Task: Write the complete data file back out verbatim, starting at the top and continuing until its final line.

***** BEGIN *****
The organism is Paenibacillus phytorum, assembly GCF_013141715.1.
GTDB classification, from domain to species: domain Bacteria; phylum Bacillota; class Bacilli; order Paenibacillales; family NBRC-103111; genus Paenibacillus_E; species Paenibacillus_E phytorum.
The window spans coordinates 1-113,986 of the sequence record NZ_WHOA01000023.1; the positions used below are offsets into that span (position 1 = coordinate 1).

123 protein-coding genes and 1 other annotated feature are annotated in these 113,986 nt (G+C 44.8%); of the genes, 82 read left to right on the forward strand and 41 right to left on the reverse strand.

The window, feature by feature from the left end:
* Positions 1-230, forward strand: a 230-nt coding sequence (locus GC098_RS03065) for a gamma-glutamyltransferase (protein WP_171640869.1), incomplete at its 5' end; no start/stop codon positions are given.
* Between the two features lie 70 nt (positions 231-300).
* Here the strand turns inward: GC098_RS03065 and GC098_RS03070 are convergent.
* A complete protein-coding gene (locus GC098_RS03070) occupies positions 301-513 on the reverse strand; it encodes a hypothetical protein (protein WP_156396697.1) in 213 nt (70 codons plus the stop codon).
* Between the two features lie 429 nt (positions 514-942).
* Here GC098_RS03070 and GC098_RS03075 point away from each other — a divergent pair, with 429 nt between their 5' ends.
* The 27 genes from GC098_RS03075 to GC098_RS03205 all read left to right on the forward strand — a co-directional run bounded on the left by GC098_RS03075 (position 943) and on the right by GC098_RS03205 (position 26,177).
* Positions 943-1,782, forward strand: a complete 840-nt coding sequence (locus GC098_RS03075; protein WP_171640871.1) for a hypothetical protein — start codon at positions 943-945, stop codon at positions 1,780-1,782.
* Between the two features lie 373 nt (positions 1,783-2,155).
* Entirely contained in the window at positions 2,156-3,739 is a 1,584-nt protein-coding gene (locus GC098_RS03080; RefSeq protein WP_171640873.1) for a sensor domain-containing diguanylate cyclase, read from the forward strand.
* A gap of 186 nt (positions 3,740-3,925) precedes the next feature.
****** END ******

The organism is Paenibacillus phytorum, assembly GCF_013141715.1.
GTDB classification, from domain to species: domain Bacteria; phylum Bacillota; class Bacilli; order Paenibacillales; family NBRC-103111; genus Paenibacillus_E; species Paenibacillus_E phytorum.
The window spans coordinates 1-113,986 of the sequence record NZ_WHOA01000023.1; the positions used below are offsets into that span (position 1 = coordinate 1).

123 protein-coding genes and 1 other annotated feature are annotated in these 113,986 nt (G+C 44.8%); of the genes, 82 read left to right on the forward strand and 41 right to left on the reverse strand.

The window, feature by feature from the left end:
* Positions 1-230, forward strand: a 230-nt coding sequence (locus GC098_RS03065) for a gamma-glutamyltransferase (protein WP_171640869.1), incomplete at its 5' end; no start/stop codon positions are given.
* Between the two features lie 70 nt (positions 231-300).
* Here the strand turns inward: GC098_RS03065 and GC098_RS03070 are convergent.
* A complete protein-coding gene (locus GC098_RS03070) occupies positions 301-513 on the reverse strand; it encodes a hypothetical protein (protein WP_156396697.1) in 213 nt (70 codons plus the stop codon).
* Between the two features lie 429 nt (positions 514-942).
* Here GC098_RS03070 and GC098_RS03075 point away from each other — a divergent pair, with 429 nt between their 5' ends.
* The 27 genes from GC098_RS03075 to GC098_RS03205 all read left to right on the forward strand — a co-directional run bounded on the left by GC098_RS03075 (position 943) and on the right by GC098_RS03205 (position 26,177).
* Positions 943-1,782, forward strand: a complete 840-nt coding sequence (locus GC098_RS03075; protein WP_171640871.1) for a hypothetical protein — start codon at positions 943-945, stop codon at positions 1,780-1,782.
* Between the two features lie 373 nt (positions 1,783-2,155).
* Entirely contained in the window at positions 2,156-3,739 is a 1,584-nt protein-coding gene (locus GC098_RS03080; RefSeq protein WP_171640873.1) for a sensor domain-containing diguanylate cyclase, read from the forward strand.
* A gap of 186 nt (positions 3,740-3,925) precedes the next feature.